Calls of the social and service greek organizations have beenless audible this year, but the greek life of the organizationscontinues to flourish. Currently, six social greek organizationsare active on Dillard’s campus with opportunities to have intakeprocesses in Spring 2005.
According to Mahauganee Shaw, assistant dean and director forthe office of student engagement and leadership development, thesix organizations include Alpha Phi Alpha Fraternity, Inc., OmegaPsi Phi Fraternity, Inc. Phi Beta Sigma Fraternity, Inc., DeltaSigma Theta Sorority, Inc., Sigma Gamma Rho Sorority Inc., and ZetaPhi Beta Sorority, Inc.
After the graduation of Dillard’s only member of Iota Phi ThetaFraternity, Inc., membership in the organization remains open ifDillard students show an interest.
Currently, Alpha Kappa Alpha Sorority, Inc. and Kappa Alpha PsiFraternity, Inc. are suspended from campus due to either nationalor Dillard suspension until further notice is given.
All past requirements to participate in social greekorganizations will stand for future processes. Shaw said that theuniversity still has a zero tolerance hazing policy and remindsstudents that they must sign an anti-hazing policy form.
Other requirements include a cumulative GPA of 2.75 with no “I”grades, at least a sophomore classification with 30 hours of classwork, a zero balance including all work-study debts, good standingwith the university and full-time enrollment.
Shaw did say that pledging at another university, also known ascross pledging, is an option for students interested inorganizations that are not active on Dillard’s campus, but studentswill be required to follow that school’s greek intake policies.
Shaw said that there are no formal connections between Dillardand other universities, but the option is out there for studentswho are willing to do the research and the work.
Though Shaw recently joined the Dillard family in August, plansto improve and increase greek life on campus have been apriority.
“We need to get NPHC [National Pan-Hellenic Council]re-organized, because it is not organized and functioningproperly,” Shaw said.
Shaw’s plans for the organization include programs hosted in acollaborative effort by the different sororities andfraternities.
A.J. Glynn, a member of Delta Sigma Theta Sorority, Inc., agreesthat collaborative events could be positive to show students “theunity is there,” she said.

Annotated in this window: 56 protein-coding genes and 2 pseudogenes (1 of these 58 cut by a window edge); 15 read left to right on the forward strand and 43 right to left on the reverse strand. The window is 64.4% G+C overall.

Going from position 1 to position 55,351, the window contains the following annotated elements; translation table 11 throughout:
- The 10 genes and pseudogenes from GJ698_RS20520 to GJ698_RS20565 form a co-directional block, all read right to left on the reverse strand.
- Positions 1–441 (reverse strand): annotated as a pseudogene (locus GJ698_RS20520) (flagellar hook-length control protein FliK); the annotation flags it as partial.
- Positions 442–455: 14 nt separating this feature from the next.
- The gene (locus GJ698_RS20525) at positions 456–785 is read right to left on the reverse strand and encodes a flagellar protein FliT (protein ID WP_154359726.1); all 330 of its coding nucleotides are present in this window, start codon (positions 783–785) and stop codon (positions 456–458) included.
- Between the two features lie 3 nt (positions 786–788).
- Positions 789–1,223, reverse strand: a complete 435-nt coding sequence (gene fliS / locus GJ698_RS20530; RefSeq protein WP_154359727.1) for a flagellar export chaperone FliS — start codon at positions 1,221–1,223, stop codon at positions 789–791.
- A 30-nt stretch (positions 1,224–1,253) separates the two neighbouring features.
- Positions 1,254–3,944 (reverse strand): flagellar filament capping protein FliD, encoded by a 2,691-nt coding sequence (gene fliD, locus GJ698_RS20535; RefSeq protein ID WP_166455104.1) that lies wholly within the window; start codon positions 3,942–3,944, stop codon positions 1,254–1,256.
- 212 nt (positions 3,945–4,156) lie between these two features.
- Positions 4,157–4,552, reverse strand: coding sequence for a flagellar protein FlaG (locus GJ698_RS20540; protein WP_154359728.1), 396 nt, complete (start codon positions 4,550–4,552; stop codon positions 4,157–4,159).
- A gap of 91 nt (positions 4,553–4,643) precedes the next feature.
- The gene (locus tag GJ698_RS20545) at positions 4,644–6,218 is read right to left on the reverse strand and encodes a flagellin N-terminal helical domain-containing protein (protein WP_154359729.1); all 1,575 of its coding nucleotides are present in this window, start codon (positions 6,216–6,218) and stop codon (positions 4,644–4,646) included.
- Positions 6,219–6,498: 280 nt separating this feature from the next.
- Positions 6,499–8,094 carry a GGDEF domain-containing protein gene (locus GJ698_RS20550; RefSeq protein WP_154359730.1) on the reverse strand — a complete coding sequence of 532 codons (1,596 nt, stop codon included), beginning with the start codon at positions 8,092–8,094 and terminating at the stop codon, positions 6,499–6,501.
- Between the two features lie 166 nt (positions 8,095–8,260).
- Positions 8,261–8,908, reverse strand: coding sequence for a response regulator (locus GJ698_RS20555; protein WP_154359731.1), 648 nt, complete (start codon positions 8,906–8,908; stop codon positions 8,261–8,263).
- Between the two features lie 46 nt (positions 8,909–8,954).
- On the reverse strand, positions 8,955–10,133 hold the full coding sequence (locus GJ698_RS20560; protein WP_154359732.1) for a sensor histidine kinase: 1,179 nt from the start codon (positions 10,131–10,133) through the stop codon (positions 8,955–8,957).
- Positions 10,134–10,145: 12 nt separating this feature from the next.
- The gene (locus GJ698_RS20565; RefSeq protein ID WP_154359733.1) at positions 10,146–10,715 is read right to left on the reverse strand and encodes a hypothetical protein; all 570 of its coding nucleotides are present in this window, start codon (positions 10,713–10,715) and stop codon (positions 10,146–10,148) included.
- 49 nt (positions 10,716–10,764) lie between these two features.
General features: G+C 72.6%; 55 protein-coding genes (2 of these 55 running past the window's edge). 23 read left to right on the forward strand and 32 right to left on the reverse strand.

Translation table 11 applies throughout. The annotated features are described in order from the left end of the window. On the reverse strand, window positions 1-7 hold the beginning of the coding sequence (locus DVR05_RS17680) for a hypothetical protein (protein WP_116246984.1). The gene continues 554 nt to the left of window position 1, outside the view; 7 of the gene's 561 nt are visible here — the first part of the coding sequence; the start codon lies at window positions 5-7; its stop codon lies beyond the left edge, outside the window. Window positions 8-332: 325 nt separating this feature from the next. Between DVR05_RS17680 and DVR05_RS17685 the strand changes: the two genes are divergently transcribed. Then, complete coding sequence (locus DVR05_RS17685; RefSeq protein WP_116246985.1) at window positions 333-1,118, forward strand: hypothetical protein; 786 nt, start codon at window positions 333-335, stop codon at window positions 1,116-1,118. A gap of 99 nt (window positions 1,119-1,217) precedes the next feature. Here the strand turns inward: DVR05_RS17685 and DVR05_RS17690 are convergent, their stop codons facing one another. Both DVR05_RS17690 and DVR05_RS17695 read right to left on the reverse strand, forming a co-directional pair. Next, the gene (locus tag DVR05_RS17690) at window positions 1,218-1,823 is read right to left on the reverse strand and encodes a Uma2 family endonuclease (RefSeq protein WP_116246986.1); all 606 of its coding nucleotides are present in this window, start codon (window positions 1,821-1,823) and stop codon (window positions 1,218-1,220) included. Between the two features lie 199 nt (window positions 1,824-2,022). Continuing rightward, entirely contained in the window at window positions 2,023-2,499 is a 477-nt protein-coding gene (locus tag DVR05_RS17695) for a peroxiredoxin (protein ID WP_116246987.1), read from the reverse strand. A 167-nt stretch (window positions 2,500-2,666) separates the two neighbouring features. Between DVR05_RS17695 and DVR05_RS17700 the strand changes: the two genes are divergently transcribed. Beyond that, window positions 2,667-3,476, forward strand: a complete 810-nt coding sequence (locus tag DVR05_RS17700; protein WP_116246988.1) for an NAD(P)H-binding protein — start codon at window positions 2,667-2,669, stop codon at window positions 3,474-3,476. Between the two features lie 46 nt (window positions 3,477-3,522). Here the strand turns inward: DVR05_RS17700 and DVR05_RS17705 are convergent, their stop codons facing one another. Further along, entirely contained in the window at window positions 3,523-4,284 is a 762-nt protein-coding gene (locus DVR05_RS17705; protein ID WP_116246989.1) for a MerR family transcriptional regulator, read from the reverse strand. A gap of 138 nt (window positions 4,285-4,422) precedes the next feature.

Glynn, a senior English major from Fort Worth, Texas, agreedthat the NPHC could be stronger, “but I also feel that they have tohave the leadership.”
Glynn said that adequate meetings with the advisors of theorganization, administration leaders, and Shaw, who is over greeklife, would be steps to take toward strengthening theorganization.
Daniel Davis, a member of Phi Beta Sigma Fraternity, Inc. said thatthe variety found in the organizations make the NPHC stronger.
“The good thing is that each organization brings variety and isunique,” Davis said.
Davis, a junior chemistry major from New Orleans, La., also agreedthat the Pan-Hellenic Council could be better but it is also theorganizations’ responsibility.
“It’s up to each organization to come together and make itbetter,” Davis said.
Aaron Smith, a member of Alpha Phi Alpha Fraternity, Inc., agreedthat the NPHC is not up to par, but communication and relationshipsbetween the organizations are sufficient.
Service organizations are also on Shaw’s list to improve.
Shaw said that changes are being made to the organizations tohelp to distinguish between social and service organizations.
Changes include the overall terminology of the processes. Whilesocial and service organizations have called their membershipprocess an “intake process” or “pledge processes” in the past, Shawhas changed the membership process for service organizations to”membership educational processes.”
Kenneth Hughlon, a junior political science major from KansasCity, Mo. and member of Alpha Phi Omega Service Fraternity, saidthat he is open to the change, but some of the changes may beinterpreted in the same way.
“There is a difference between social and serviceorganizations,” Hughlon said, “however, the language would beinterpreted to be the same because you are still going through amembership intake process”.
Shaw also plans to have noticeable characteristics that show thedifferences in service and social organizations. One characteristicShaw mentioned is the selection processes used to decide whoparticipates in service organizations’ membership educationalprocesses. Shaw said that service processes should not beselective.
Hughlon and Shaw agree that communication between the social andservice organizations is good.
Other service fraternities and sororities on campus includeGamma Sigma Sigma Service Sorority and Phi Gamma Nu BusinessFraternity.